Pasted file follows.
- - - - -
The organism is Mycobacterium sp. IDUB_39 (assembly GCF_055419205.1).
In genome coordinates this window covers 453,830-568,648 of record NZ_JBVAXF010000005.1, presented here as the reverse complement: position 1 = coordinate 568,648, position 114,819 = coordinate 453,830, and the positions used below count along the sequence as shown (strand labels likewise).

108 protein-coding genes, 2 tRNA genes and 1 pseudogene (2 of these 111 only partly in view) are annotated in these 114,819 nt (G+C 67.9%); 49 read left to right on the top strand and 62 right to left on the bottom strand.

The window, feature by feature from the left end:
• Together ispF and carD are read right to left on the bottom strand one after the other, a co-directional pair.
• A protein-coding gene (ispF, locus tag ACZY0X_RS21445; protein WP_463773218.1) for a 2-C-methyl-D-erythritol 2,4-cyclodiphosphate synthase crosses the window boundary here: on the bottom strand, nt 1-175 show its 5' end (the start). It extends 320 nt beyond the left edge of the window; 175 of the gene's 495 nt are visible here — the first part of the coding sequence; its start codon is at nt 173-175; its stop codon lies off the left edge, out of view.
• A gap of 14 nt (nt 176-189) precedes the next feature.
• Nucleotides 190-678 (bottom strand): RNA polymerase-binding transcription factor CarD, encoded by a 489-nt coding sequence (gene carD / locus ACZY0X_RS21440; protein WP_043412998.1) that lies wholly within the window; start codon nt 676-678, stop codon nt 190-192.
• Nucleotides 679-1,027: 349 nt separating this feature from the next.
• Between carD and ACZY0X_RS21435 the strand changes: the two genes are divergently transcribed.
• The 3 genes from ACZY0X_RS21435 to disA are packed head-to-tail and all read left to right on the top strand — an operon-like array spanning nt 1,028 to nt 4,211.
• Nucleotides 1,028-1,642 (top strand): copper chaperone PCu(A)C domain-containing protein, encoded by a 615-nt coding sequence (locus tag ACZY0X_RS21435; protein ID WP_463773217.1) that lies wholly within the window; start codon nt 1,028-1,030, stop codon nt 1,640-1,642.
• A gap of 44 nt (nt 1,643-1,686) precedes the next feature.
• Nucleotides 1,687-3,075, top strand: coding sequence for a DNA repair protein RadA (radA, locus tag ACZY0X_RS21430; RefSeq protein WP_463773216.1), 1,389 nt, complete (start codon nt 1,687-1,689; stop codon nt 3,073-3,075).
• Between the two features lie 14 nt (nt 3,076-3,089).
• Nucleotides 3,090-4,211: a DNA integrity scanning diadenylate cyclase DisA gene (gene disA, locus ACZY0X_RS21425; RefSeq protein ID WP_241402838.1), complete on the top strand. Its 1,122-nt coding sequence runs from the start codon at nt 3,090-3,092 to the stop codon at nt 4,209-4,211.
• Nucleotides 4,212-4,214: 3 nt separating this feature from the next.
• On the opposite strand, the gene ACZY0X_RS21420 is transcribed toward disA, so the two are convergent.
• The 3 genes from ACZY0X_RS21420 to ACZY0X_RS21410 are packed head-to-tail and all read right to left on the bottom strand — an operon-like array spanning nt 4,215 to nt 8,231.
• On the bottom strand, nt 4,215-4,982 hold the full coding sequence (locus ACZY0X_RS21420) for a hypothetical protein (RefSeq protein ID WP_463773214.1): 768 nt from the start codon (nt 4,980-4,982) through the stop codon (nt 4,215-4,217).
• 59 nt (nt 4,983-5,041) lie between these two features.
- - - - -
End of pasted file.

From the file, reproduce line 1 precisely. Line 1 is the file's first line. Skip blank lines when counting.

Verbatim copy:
The organism is Mycobacterium sp. IDUB_39 (assembly GCF_055419205.1).